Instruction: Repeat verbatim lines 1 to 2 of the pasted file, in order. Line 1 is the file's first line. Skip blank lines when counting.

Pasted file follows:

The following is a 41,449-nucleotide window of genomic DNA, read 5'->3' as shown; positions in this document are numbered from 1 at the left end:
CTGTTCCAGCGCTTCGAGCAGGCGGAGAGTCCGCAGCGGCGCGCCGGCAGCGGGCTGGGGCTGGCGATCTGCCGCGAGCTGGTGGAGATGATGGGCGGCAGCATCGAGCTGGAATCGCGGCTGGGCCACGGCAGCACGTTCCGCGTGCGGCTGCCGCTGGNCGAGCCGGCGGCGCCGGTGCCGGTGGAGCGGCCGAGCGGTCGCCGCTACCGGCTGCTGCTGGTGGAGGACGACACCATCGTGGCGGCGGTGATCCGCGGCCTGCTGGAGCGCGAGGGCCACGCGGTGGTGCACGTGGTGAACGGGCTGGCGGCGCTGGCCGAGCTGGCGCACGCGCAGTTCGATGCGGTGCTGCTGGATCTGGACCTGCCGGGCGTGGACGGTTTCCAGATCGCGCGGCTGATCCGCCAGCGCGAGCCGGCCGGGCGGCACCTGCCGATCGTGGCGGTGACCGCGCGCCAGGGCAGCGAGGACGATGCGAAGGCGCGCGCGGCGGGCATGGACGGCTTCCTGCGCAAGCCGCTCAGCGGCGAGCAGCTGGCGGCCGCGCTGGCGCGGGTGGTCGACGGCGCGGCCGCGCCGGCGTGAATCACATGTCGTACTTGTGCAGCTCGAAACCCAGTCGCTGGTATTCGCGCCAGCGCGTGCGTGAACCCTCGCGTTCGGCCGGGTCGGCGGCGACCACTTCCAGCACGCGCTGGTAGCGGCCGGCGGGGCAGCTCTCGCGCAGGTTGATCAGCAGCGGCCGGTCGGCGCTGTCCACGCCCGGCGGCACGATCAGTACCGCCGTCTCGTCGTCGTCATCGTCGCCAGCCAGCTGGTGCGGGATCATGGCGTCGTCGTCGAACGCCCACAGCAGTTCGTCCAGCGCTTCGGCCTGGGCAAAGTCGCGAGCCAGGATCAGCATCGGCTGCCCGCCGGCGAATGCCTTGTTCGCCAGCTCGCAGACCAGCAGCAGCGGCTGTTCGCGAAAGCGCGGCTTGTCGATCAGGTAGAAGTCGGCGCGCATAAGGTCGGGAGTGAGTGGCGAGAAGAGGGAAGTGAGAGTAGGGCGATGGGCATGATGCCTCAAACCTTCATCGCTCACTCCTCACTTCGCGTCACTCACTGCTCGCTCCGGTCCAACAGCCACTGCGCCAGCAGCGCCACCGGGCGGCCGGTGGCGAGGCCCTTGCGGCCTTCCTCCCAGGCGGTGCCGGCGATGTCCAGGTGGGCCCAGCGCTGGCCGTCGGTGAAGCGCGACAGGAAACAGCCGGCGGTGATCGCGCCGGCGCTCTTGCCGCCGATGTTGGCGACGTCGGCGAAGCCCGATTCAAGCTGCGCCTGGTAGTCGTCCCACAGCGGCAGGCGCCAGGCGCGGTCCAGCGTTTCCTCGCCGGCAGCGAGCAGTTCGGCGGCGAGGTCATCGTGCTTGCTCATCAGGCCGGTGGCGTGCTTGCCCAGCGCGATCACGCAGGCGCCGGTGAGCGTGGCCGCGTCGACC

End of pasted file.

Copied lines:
The following is a 41,449-nucleotide window of genomic DNA, read 5'->3' as shown; positions in this document are numbered from 1 at the left end:
CTGTTCCAGCGCTTCGAGCAGGCGGAGAGTCCGCAGCGGCGCGCCGGCAGCGGGCTGGGGCTGGCGATCTGCCGCGAGCTGGTGGAGATGATGGGCGGCAGCATCGAGCTGGAATCGCGGCTGGGCCACGGCAGCACGTTCCGCGTGCGGCTGCCGCTGGNCGAGCCGGCGGCGCCGGTGCCGGTGGAGCGGCCGAGCGGTCGCCGCTACCGGCTGCTGCTGGTGGAGGACGACACCATCGTGGCGGCGGTGATCCGCGGCCTGCTGGAGCGCGAGGGCCACGCGGTGGTGCACGTGGTGAACGGGCTGGCGGCGCTGGCCGAGCTGGCGCACGCGCAGTTCGATGCGGTGCTGCTGGATCTGGACCTGCCGGGCGTGGACGGTTTCCAGATCGCGCGGCTGATCCGCCAGCGCGAGCCGGCCGGGCGGCACCTGCCGATCGTGGCGGTGACCGCGCGCCAGGGCAGCGAGGACGATGCGAAGGCGCGCGCGGCGGGCATGGACGGCTTCCTGCGCAAGCCGCTCAGCGGCGAGCAGCTGGCGGCCGCGCTGGCGCGGGTGGTCGACGGCGCGGCCGCGCCGGCGTGAATCACATGTCGTACTTGTGCAGCTCGAAACCCAGTCGCTGGTATTCGCGCCAGCGCGTGCGTGAACCCTCGCGTTCGGCCGGGTCGGCGGCGACCACTTCCAGCACGCGCTGGTAGCGGCCGGCGGGGCAGCTCTCGCGCAGGTTGATCAGCAGCGGCCGGTCGGCGCTGTCCACGCCCGGCGGCACGATCAGTACCGCCGTCTCGTCGTCGTCATCGTCGCCAGCCAGCTGGTGCGGGATCATGGCGTCGTCGTCGAACGCCCACAGCAGTTCGTCCAGCGCTTCGGCCTGGGCAAAGTCGCGAGCCAGGATCAGCATCGGCTGCCCGCCGGCGAATGCCTTGTTCGCCAGCTCGCAGACCAGCAGCAGCGGCTGTTCGCGAAAGCGCGGCTTGTCGATCAGGTAGAAGTCGGCGCGCATAAGGTCGGGAGTGAGTGGCGAGAAGAGGGAAGTGAGAGTAGGGCGATGGGCATGATGCCTCAAACCTTCATCGCTCACTCCTCACTTCGCGTCACTCACTGCTCGCTCCGGTCCAACAGCCACTGCGCCAGCAGCGCCACCGGGCGGCCGGTGGCGAGGCCCTTGCGGCCTTCCTCCCAGGCGGTGCCGGCGATGTCCAGGTGGGCCCAGCGCTGGCCGTCGGTGAAGCGCGACAGGAAACAGCCGGCGGTGATCGCGCCGGCGCTCTTGCCGCCGATGTTGGCGACGTCGGCGAAGCCCGATTCAAGCTGCGCCTGGTAGTCGTCCCACAGCGGCAGGCGCCAGGCGCGGTCCAGCGTTTCCTCGCCGGCAGCGAGCAGTTCGGCGGCGAGGTCATCGTGCTTGCTCATCAGGCCGGTGGCGTGCTTGCCCAGCGCGATCACGCAGGCGCCGGTGAGCGTGGCCGCGTCGACC